Politics

Victory for Vidak in California?

Victory for Vidak in California?

California Democrats had written off the GOP as nearly extinct after winning a super-majority in the state legislature last November, but their swagger may have been shattered last night as Republican Andy Vidak is reportedly ahead in a senate district that is composed heavily of Democrats and left-leaning Hispanics.

Vidak’s opponent in the 16th district senate race, Leticia Perez, a young Latina who worked as a public defender, campaigned heavily on raising the minimum wage and on promoting a new high-speed rail, which she called “the biggest jobs plan in California history.”

Vidak is a white, third generation farmer whose campaign drew on the stark divide between “the coastal liberal elites versus the Valley folks.” His focus was on job creation, the wastefulness of big government projects like the bullet train, and creating a pathway to citizenship. “We’re getting left behind here,” Vidak said. “We don’t have clean drinking water in some areas of our district, and they want to build an $80 billion bullet train!”

According the the Wall Street Journal, “Perez appeared out of touch with Valley voters’ values and concerns. She raised twice as much money as Mr. Vidak, but 90% of her contributions came from outside the district.”

Despite the fact that, as University of California political scientist Nathan W. Monroe told the New York Times, Hispanics are “susceptible to Republican appeal on certain issues, but on balance fall more heavily in the Democratic camp,” Vidak is looking victory in the eye in a district that is 60 percent Hispanic and wherein Democrats out-register Republicans by 22 points.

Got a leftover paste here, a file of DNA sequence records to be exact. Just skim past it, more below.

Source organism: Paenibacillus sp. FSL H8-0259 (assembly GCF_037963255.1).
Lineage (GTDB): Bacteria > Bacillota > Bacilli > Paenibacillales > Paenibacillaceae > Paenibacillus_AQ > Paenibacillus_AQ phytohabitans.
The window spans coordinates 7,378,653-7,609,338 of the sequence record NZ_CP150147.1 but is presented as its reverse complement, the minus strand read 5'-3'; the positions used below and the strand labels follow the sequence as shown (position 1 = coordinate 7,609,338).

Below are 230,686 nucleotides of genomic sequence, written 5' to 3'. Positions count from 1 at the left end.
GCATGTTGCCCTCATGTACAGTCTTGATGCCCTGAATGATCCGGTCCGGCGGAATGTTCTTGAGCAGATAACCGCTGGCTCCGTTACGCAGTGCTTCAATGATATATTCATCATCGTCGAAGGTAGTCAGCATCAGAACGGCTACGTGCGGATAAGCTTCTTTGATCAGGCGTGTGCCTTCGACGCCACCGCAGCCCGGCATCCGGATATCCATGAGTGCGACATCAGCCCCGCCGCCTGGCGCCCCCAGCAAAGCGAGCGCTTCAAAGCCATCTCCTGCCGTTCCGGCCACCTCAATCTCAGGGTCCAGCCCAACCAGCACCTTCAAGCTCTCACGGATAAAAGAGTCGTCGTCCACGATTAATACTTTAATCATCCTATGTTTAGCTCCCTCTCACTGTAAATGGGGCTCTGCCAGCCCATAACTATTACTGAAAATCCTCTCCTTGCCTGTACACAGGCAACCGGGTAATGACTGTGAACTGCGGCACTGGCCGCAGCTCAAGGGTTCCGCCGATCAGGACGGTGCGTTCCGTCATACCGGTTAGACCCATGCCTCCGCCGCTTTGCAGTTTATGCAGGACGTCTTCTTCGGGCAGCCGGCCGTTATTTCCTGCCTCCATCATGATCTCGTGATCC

One Hispanic interviewed credits Vidak’s success with his “open position” on the pathway to citizenship. “The Republican Party has a lot to learn from him on taking a stance on the importance of immigration reform,” Mr. Rodriguez told the Times. “Hispanics are traditionally Catholic and conservative, and that goes hand in hand with the Republican Party. There is no reason why there shouldn’t be more Hispanic Republicans.”

With Vidak’s victory, and with two more senate seats, California Republicans will be able to reclaim their veto on tax hikes.

Vidak’s surprising victory clearly sends a message,  both to the entrenched Democrats of California, and to the Republican Party as a whole. California Rep. Kevin McCarthy, the House GOP whip, remarked: “This is the shot in the arm that shows that we are doing some things right.”

Absentee and provisional ballots have yet to be counted.

 

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